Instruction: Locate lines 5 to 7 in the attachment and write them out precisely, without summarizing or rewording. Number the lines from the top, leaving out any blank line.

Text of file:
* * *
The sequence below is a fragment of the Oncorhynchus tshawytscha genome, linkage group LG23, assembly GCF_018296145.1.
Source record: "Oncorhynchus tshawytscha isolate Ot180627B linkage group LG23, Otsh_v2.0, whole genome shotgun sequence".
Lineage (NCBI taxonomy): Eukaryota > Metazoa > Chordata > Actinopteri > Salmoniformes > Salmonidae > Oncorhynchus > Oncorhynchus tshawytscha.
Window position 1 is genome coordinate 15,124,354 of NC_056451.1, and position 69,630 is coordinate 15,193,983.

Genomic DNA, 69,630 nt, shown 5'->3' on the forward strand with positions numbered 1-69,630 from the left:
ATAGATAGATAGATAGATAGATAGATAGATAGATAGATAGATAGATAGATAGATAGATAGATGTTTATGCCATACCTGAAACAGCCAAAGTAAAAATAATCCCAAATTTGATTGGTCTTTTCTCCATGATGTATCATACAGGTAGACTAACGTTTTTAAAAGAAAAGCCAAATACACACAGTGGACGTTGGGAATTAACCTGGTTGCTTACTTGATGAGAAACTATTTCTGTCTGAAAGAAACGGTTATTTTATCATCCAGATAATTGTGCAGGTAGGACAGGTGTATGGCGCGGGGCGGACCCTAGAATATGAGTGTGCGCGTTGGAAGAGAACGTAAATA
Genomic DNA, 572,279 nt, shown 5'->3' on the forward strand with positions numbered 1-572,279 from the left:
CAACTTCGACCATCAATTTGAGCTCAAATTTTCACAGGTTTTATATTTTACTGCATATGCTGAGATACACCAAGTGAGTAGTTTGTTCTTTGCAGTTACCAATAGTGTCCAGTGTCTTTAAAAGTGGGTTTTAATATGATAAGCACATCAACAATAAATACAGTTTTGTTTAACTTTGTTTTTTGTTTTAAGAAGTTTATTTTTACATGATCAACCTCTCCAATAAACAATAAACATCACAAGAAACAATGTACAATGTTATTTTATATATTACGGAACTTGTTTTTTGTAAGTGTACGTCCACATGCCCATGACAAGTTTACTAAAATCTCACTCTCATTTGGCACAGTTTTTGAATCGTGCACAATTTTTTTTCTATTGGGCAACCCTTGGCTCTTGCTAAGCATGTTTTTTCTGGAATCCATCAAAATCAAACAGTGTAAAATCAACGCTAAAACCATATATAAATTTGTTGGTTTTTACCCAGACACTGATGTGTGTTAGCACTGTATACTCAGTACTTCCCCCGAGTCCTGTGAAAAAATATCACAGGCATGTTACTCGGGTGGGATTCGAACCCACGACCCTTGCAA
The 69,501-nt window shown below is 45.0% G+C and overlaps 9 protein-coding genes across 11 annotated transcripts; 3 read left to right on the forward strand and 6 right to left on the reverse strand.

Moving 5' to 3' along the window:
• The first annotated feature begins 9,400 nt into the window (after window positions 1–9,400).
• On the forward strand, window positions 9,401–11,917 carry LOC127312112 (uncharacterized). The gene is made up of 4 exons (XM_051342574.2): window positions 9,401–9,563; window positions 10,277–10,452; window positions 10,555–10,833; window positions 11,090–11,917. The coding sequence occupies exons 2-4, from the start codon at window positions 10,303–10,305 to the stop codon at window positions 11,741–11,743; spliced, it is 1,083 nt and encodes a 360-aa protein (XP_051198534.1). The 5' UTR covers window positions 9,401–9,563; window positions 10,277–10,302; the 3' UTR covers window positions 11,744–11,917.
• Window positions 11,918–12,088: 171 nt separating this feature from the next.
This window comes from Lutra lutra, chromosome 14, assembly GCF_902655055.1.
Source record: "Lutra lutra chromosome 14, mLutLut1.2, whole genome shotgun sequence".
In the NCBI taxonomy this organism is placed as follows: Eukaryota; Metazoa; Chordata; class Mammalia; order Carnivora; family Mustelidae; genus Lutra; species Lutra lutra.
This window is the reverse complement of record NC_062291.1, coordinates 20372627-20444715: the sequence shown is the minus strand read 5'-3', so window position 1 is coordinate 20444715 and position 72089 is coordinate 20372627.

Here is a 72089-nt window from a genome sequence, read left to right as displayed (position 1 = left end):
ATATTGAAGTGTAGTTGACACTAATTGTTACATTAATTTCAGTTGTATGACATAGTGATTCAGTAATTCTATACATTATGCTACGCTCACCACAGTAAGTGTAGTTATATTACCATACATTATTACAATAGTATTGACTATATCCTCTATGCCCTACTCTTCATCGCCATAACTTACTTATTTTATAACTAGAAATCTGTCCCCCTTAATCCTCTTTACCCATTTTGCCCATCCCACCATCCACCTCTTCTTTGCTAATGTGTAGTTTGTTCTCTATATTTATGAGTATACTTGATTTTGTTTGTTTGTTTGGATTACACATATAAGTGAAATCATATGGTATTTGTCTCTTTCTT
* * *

Genomic DNA, 69,630 nt, shown 5'->3' on the forward strand with positions numbered 1-69,630 from the left:
ATAGATAGATAGATAGATAGATAGATAGATAGATAGATAGATAGATAGATAGATAGATAGATGTTTATGCCATACCTGAAACAGCCAAAGTAAAAATAATCCCAAATTTGATTGGTCTTTTCTCCATGATGTATCATACAGGTAGACTAACGTTTTTAAAAGAAAAGCCAAATACACACAGTGGACGTTGGGAATTAACCTGGTTGCTTACTTGATGAGAAACTATTTCTGTCTGAAAGAAACGGTTATTTTATCATCCAGATAATTGTGCAGGTAGGACAGGTGTATGGCGCGGGGCGGACCCTAGAATATGAGTGTGCGCGTTGGAAGAGAACGTAAATA
Genomic DNA, 572,279 nt, shown 5'->3' on the forward strand with positions numbered 1-572,279 from the left: